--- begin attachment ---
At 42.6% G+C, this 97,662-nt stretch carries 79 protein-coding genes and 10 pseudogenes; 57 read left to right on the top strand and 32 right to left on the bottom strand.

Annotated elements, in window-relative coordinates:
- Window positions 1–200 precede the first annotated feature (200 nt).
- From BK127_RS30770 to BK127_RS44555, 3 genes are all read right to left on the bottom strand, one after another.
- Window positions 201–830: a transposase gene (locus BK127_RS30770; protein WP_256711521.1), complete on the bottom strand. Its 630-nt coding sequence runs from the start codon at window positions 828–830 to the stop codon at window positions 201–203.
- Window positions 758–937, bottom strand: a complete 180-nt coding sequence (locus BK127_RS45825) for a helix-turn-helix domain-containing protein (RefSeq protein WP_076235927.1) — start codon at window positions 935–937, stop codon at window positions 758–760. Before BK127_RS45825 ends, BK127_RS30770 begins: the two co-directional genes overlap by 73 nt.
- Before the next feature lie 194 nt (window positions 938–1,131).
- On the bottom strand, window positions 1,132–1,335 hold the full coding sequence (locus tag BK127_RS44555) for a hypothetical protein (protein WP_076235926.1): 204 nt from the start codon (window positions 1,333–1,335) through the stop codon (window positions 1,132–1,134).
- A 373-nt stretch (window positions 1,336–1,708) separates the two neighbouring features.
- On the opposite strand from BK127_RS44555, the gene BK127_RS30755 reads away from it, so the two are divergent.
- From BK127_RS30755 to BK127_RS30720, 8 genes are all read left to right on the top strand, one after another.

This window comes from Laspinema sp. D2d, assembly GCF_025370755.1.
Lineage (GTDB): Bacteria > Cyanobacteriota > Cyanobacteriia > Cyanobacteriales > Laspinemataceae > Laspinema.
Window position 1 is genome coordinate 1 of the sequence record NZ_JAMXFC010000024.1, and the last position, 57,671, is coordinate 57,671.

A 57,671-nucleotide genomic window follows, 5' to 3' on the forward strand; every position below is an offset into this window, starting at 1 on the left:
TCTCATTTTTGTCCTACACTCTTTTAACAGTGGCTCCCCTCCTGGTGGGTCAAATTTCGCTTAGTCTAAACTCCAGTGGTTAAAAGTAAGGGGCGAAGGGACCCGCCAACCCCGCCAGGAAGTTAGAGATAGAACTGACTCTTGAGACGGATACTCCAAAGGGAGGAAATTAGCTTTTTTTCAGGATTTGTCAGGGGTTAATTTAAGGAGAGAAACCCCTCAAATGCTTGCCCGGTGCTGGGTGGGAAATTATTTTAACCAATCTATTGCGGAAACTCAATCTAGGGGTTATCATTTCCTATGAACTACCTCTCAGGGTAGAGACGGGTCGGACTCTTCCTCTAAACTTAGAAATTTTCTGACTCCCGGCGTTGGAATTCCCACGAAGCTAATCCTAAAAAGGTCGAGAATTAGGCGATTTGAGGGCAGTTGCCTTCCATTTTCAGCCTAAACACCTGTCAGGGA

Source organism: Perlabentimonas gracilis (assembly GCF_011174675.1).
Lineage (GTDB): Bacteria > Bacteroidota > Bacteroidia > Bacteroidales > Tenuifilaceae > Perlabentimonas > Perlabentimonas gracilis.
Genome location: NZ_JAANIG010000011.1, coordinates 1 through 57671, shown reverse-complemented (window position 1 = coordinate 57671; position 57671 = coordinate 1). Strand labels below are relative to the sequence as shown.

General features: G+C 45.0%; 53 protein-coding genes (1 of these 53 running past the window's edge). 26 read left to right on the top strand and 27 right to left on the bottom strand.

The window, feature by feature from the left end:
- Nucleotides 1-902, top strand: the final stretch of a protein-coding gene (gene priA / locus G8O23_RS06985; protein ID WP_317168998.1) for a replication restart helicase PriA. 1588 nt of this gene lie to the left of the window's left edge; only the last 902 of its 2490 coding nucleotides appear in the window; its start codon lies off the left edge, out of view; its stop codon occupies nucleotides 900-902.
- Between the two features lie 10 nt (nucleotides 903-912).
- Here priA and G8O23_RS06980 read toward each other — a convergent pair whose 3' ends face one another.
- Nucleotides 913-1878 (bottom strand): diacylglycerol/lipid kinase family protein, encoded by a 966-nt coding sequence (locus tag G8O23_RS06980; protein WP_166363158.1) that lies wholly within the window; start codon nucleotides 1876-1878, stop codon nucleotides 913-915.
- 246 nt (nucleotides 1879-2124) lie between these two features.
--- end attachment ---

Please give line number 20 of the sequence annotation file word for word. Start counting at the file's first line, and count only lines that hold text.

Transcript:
General features: G+C 45.0%; 53 protein-coding genes (1 of these 53 running past the window's edge). 26 read left to right on the top strand and 27 right to left on the bottom strand.